"And I stuck my neck out and said, 'listen guys we've been here for the week let's finish this off on a high note, let's push ourselves as hard as we can'. Mike didn't hear what I said and he just took that opportunity to say of course you would want to go home. You would want to go home to your family - In fact you should just go home ... you don't belong here,you belong at home with your family."

Calder says it was a tirade that lasted a full five minutes in front of the whole team.

"Nobody on that team said anything, everybody stuck their head down because there's that environment of fear -  the culture of fear that if you stick your neck out then you're the next person on the chopping block."

Dan Casaca at one point thought he might be rowing at the Games in London.

But in November the rower, who at one time was considered one of team's bright young prospects, retired and walked away from his Olympic dream.

He says he couldn't take any more of what he says had become a barrage of negative comments directed his way from Spracklen.

"I was the whipping boy," he says and adds if this was Spracklen's way to motivate him it had the opposite effect.

No matter what he did, he says he was told he wasn't good enough, he was lazy.  This happened in front of the whole team.

"Telling them I was no good...I didn't care about anything, that's verbal abuse. That's the definition of verbal abuse. Did I take it like that at time? No. Do I see that it is now? - Yes."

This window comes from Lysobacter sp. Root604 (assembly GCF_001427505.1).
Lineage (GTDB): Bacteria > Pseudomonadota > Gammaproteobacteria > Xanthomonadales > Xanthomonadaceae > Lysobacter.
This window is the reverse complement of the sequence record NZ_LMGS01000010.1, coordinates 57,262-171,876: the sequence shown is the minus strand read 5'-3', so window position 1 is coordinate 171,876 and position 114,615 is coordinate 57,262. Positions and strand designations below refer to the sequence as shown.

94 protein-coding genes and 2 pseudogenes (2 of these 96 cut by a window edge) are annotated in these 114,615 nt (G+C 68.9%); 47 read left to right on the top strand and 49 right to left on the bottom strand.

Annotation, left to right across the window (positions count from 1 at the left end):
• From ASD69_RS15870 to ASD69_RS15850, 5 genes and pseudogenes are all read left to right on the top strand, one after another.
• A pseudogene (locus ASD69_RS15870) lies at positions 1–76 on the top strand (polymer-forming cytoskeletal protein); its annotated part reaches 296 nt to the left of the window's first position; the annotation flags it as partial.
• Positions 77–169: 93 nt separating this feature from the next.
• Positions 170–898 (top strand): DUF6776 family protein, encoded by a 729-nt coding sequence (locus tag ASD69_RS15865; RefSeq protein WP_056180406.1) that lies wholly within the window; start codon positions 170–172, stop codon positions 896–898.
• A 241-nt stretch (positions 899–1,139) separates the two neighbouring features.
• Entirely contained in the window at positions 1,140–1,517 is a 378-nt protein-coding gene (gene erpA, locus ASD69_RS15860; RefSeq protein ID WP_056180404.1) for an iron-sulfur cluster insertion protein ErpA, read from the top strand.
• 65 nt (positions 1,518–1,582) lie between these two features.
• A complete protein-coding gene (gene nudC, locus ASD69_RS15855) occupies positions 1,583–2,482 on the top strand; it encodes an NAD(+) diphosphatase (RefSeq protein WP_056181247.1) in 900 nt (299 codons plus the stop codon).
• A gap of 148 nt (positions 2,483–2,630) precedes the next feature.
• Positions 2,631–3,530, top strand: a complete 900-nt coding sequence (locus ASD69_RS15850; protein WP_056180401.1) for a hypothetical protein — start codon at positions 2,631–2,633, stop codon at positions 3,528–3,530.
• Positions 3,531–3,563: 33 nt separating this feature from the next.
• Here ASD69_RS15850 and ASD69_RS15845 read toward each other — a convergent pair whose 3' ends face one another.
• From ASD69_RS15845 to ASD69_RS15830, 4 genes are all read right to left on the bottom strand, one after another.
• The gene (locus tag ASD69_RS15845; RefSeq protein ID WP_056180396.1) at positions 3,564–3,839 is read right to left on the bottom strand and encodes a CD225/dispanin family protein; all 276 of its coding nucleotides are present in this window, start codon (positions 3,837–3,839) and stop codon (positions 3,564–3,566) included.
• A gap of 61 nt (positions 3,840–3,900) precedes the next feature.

Casaca says he felt humiliated and even started to believe he wasn't any good after he heard it so often.

He felt unfairly singled out.

frandsen-220.jpgCanada's Scott Frandsen at the 2012 Summer Olympics. (AP Photo/Natacha Pisarenko)
Two years ago, Scott Frandsen and David Calder led an internal mutiny against Spracklen.

"Once you've been around for couple of years, you see it over and over again at some point you say enough is enough," Frandsen says.

The pair demanded a shakeup from the sport's governing body.

Rowing Canada conducted an internal investigation and interviewed the members of the men's national team and some others connected to the sport. The results were never made public.

Brian Richardson the former head coach says Rowing Canada faced a dilemma.

Record of success

"Because he has a record, a success record. ... it does sound like the athletes are  just complaining because they did not get selected. But I think there's enough examples now over the last 10 years."

Richardson adds, "Once they win the gold medal you just feel like [you] can't say anything because the end justifies [the] means and of course he won in '92...he's gone ahead done it again in 2008.  It's [a] tough one for Rowing Canada to step up. How do you sack a dual gold medal coach?"

After its investigation, Rowing Canada did split the men's heavyweight team among several coaches with Spracklen continuing to coach his men's eight and a few other squads.